Let $k$ be a number field and let $G$ be a quasisplit reductive algebraic group over $k$. Does there exist a maximal torus in $G$ such that the Hasse principle in dimension $2$ holds, i.e., such that the map $H^2(k,T) \to \prod_v H^2(k_v,T)$ is injective? It is true if $G$ is split or if $G$ is adjoint. If $G$ is simply connected, it is true whether $G$ is quasisplit or not.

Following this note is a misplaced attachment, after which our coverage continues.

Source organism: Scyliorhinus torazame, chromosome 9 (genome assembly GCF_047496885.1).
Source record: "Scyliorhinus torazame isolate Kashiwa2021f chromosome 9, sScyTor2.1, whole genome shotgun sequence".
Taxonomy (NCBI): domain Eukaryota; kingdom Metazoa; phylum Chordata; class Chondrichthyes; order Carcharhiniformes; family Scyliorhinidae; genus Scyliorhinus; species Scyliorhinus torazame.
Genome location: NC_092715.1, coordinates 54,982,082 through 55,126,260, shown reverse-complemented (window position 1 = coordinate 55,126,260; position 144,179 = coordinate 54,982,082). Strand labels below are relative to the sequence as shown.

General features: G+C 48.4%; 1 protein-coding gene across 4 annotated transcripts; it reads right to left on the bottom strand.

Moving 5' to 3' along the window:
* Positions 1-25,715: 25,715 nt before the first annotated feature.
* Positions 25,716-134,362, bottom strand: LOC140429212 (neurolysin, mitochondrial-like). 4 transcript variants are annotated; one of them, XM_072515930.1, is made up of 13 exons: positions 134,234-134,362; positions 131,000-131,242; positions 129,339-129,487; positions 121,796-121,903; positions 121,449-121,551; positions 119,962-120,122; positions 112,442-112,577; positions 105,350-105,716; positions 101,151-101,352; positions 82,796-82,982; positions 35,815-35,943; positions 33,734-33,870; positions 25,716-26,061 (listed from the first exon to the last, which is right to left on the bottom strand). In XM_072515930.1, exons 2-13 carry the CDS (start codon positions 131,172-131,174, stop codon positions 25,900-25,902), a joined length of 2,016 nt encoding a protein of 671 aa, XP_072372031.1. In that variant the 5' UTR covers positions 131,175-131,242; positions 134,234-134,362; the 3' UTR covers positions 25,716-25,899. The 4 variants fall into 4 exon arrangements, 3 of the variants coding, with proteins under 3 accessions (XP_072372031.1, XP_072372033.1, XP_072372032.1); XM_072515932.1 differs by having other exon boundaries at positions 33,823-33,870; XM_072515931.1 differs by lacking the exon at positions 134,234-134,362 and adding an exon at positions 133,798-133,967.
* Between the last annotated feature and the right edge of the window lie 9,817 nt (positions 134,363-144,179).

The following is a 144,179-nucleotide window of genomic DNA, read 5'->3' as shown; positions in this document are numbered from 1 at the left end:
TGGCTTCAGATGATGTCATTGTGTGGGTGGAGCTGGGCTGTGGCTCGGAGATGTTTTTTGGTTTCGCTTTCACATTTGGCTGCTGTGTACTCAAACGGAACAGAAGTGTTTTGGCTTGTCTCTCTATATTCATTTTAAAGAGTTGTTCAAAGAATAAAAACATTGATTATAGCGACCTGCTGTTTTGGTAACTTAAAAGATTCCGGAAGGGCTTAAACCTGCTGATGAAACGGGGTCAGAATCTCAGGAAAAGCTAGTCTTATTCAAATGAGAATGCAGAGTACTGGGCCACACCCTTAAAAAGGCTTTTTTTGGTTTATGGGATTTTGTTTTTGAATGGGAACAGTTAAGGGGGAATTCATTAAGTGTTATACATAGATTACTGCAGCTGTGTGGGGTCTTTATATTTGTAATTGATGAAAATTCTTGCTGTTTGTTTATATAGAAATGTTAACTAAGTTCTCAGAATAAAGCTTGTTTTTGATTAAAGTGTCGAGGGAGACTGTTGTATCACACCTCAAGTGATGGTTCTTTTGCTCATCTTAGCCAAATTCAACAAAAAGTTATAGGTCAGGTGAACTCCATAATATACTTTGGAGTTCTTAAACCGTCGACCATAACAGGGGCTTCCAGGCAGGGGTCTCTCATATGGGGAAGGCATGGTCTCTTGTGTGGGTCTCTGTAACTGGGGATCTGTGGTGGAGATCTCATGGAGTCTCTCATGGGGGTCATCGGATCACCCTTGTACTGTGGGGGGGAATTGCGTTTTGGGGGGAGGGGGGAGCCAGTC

Yes, if $G$ is semisimple, not necessarily quasisplit. Indeed, let $v$ be a nonarachimedean place of $k$. Then there exists an anisotropic maximal $k_v$-torus $T_v\subset G_{k_v}$; see Platonov and Rapinchuk, Section 6.5, Theorem 21 of the Russian edition. There exist a maximal $k$-torus $T\subset G$ that is conjugate to $T_v$ over $k_v$. Thus $T_{k_v}$ is anisotropic. It follows that $Ш^2(k,T)=1$; see formula (1.9.3) in Sansuc's paper: Sansuc, J.-J. Groupe de Brauer et arithmétique des groupes algébriques linéaires sur un corps de nombres. J. Reine Angew. Math. 327 (1981), 12–80. $\endgroup$2more comments